A love story based on a novel by George Feifer, The Girl From Petrovka doesn't totally work but it doesn't totally fail either. The unfamiliar backdrop of Cold War-era Moscow - where paranoia and secrecy could be the difference between free life or a stint in a Siberian labour camp – adds something new and interesting to an otherwise familiar 'odd-couple' romance. The film benefits too from good performances, especially Hal Holbrook as the male lead, Goldie Hawn as the female lead, and Anthony Hopkins as a secretive wheeler-dealer who is a friend to them both. There is a remarkable story about Hopkins' role in the film which goes like this. When he learned he had got the part, he spent a day trawling through the second-hand bookshops of London in search of the original George Feifer novel which he wanted to read to get a better idea of the character. His search proved unsuccessful so he headed to the railway station to catch a train home
and there, on a seat, lay a discarded copy of the very book he had been looking for. More extraordinary still, when he opened it he discovered it had Feifer's name inside, and was a personal copy the author had mislaid some years earlier!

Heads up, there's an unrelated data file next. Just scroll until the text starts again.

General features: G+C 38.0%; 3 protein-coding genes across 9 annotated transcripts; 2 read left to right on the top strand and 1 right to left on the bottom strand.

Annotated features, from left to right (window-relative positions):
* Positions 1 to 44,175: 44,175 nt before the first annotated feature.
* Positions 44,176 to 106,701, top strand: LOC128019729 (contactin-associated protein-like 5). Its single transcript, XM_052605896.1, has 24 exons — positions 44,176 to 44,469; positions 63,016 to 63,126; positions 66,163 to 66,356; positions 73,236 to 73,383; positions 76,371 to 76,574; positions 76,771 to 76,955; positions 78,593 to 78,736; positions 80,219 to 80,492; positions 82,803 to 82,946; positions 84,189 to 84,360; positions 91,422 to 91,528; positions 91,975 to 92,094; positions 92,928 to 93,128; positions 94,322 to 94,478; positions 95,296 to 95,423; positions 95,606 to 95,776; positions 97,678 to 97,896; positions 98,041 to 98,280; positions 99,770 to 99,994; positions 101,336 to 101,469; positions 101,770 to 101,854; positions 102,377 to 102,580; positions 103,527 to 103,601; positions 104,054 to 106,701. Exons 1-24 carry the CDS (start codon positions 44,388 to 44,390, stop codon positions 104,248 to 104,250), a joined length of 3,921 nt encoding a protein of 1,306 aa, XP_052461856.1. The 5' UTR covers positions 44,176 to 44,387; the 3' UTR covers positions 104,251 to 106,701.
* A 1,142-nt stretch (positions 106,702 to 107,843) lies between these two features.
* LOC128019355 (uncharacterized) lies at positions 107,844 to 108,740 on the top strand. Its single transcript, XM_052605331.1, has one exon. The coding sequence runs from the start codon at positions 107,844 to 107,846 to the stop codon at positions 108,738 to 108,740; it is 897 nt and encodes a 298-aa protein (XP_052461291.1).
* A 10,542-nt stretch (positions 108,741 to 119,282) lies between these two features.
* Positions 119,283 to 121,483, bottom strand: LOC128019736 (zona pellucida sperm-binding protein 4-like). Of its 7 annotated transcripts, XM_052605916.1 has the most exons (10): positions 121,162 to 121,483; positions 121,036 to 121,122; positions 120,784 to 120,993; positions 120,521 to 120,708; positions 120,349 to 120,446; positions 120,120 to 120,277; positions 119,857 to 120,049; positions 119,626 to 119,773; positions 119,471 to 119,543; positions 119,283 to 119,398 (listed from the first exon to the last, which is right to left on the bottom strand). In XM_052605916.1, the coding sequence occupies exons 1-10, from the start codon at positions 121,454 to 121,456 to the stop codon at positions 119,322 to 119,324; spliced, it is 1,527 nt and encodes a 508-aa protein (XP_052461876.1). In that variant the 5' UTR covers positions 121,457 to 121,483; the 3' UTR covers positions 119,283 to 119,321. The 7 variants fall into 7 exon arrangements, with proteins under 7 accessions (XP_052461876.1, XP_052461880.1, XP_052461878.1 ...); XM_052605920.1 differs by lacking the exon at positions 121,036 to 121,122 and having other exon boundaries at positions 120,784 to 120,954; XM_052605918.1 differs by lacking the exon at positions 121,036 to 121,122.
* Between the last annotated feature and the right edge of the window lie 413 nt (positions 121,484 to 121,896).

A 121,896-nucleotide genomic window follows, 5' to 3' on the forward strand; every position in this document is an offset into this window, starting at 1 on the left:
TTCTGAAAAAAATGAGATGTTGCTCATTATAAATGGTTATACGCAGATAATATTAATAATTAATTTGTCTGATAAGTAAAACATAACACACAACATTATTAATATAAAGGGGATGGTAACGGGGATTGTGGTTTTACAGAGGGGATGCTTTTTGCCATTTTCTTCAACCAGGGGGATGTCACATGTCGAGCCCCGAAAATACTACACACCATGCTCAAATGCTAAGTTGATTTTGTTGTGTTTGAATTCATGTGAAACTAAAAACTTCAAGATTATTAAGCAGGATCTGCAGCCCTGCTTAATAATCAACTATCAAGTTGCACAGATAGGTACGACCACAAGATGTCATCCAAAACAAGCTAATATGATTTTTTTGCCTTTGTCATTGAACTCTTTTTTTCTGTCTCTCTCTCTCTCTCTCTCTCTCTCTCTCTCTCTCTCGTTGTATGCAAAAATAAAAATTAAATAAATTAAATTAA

American journalist Joe (Hal Holbrook) is a correspondent in Russia during the Cold War. Mourning the recent death of his wife, he decides to sell her belongings and asks his friend Kostya (Anthony Hopkins) to help him find a buyer. While selling off the things at a sort of unofficial bric-a-brac sale, Joe meets beautiful and mysterious ballerina Oktyabrina (Goldie Hawn). Oktyabrina lives in Moscow illegally, without the necessary papers, and runs the continual risk of being captured and sent to a labour camp by the authorities. Despite this, she is a vivacious and free-spirited individual whose carefree breeziness quickly attracts Joe. Beneath the façade, though, her personality proves a conundrum – outwardly warm yet privately stand- offish; eager to love yet simultaneously afraid of it. Eventually they do fall in love, but their relationship draws unwanted attention and leads to an unhappy outcome for the young ballerina.
Nicely scored by Henry Mancini and grandly shot by Vilmos Zsigmond, the film is pleasant fare despite its rather lowly critical reputation. Holbrook is more of a character-actor than a leading man, and certainly not your typical romantic lead
nevertheless he is very good as the lonely and cynical reporter living in a place and a manner far removed from home. Hawn is surprisingly good too as the freewheeling ballerina, a rare serious role for her (complete with decent accent). Sometimes the script is a little hard to follow, especially since the ultra-secret and paperwork-obsessed aspect of Russian life depicted here altered dramatically when the Berlin Wall fell and the Cold War came to an end. One can't help but suspect some familiarity with the book - or, at least, a detailed grasp of communist policies and lifestyles at that time - might be necessary for the viewer to fully appreciate the finer points of several scenes. The film's downbeat climax certainly packs an emotional wallop, however
and overall it provides a diverting couple of hours' viewing. A likable curiosity.